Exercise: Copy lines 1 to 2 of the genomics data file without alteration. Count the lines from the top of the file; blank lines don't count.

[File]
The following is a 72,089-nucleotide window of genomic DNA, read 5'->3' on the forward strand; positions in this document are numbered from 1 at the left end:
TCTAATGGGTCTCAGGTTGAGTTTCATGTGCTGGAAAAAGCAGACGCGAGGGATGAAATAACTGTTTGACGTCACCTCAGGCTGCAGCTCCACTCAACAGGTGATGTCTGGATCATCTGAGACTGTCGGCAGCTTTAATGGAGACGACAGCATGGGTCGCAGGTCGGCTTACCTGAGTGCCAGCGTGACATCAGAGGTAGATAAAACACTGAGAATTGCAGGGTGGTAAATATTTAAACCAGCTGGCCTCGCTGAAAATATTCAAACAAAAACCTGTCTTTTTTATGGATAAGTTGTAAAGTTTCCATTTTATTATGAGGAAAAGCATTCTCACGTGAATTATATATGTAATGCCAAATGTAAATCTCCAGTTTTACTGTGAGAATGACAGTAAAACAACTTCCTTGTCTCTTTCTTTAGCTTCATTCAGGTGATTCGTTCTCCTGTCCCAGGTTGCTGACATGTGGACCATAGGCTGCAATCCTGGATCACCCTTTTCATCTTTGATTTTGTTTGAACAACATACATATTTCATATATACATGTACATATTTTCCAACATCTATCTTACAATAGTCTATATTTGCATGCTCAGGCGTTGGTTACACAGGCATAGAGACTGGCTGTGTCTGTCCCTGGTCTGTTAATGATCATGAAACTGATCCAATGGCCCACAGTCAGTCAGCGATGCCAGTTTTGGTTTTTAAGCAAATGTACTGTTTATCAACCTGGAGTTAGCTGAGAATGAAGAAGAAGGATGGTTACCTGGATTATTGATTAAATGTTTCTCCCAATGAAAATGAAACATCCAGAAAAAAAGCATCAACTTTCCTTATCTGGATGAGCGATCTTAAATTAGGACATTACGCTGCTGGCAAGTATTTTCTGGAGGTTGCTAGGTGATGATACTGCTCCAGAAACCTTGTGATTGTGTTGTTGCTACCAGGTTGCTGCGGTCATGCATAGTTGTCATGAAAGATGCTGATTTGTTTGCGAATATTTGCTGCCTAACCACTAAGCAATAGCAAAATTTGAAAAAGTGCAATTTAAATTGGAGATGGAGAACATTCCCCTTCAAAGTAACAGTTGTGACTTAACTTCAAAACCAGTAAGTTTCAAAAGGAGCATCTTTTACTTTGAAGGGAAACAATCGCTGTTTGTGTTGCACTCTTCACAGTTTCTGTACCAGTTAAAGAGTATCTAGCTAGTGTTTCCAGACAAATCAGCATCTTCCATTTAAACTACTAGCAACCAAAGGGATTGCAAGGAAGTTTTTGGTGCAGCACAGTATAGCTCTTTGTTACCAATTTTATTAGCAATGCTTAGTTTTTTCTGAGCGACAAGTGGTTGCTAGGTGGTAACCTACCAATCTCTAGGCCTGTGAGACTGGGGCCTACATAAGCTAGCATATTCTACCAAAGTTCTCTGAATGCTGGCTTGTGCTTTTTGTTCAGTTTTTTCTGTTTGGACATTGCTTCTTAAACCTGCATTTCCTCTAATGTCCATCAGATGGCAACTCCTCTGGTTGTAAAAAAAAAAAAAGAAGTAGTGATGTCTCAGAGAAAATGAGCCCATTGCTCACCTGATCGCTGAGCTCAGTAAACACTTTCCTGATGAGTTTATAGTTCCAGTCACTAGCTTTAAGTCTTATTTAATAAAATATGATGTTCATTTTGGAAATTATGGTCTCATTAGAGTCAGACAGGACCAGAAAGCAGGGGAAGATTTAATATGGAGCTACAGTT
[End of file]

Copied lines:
The following is a 72,089-nucleotide window of genomic DNA, read 5'->3' on the forward strand; positions in this document are numbered from 1 at the left end:
TCTAATGGGTCTCAGGTTGAGTTTCATGTGCTGGAAAAAGCAGACGCGAGGGATGAAATAACTGTTTGACGTCACCTCAGGCTGCAGCTCCACTCAACAGGTGATGTCTGGATCATCTGAGACTGTCGGCAGCTTTAATGGAGACGACAGCATGGGTCGCAGGTCGGCTTACCTGAGTGCCAGCGTGACATCAGAGGTAGATAAAACACTGAGAATTGCAGGGTGGTAAATATTTAAACCAGCTGGCCTCGCTGAAAATATTCAAACAAAAACCTGTCTTTTTTATGGATAAGTTGTAAAGTTTCCATTTTATTATGAGGAAAAGCATTCTCACGTGAATTATATATGTAATGCCAAATGTAAATCTCCAGTTTTACTGTGAGAATGACAGTAAAACAACTTCCTTGTCTCTTTCTTTAGCTTCATTCAGGTGATTCGTTCTCCTGTCCCAGGTTGCTGACATGTGGACCATAGGCTGCAATCCTGGATCACCCTTTTCATCTTTGATTTTGTTTGAACAACATACATATTTCATATATACATGTACATATTTTCCAACATCTATCTTACAATAGTCTATATTTGCATGCTCAGGCGTTGGTTACACAGGCATAGAGACTGGCTGTGTCTGTCCCTGGTCTGTTAATGATCATGAAACTGATCCAATGGCCCACAGTCAGTCAGCGATGCCAGTTTTGGTTTTTAAGCAAATGTACTGTTTATCAACCTGGAGTTAGCTGAGAATGAAGAAGAAGGATGGTTACCTGGATTATTGATTAAATGTTTCTCCCAATGAAAATGAAACATCCAGAAAAAAAGCATCAACTTTCCTTATCTGGATGAGCGATCTTAAATTAGGACATTACGCTGCTGGCAAGTATTTTCTGGAGGTTGCTAGGTGATGATACTGCTCCAGAAACCTTGTGATTGTGTTGTTGCTACCAGGTTGCTGCGGTCATGCATAGTTGTCATGAAAGATGCTGATTTGTTTGCGAATATTTGCTGCCTAACCACTAAGCAATAGCAAAATTTGAAAAAGTGCAATTTAAATTGGAGATGGAGAACATTCCCCTTCAAAGTAACAGTTGTGACTTAACTTCAAAACCAGTAAGTTTCAAAAGGAGCATCTTTTACTTTGAAGGGAAACAATCGCTGTTTGTGTTGCACTCTTCACAGTTTCTGTACCAGTTAAAGAGTATCTAGCTAGTGTTTCCAGACAAATCAGCATCTTCCATTTAAACTACTAGCAACCAAAGGGATTGCAAGGAAGTTTTTGGTGCAGCACAGTATAGCTCTTTGTTACCAATTTTATTAGCAATGCTTAGTTTTTTCTGAGCGACAAGTGGTTGCTAGGTGGTAACCTACCAATCTCTAGGCCTGTGAGACTGGGGCCTACATAAGCTAGCATATTCTACCAAAGTTCTCTGAATGCTGGCTTGTGCTTTTTGTTCAGTTTTTTCTGTTTGGACATTGCTTCTTAAACCTGCATTTCCTCTAATGTCCATCAGATGGCAACTCCTCTGGTTGTAAAAAAAAAAAAAGAAGTAGTGATGTCTCAGAGAAAATGAGCCCATTGCTCACCTGATCGCTGAGCTCAGTAAACACTTTCCTGATGAGTTTATAGTTCCAGTCACTAGCTTTAAGTCTTATTTAATAAAATATGATGTTCATTTTGGAAATTATGGTCTCATTAGAGTCAGACAGGACCAGAAAGCAGGGGAAGATTTAATATGGAGCTACAGTT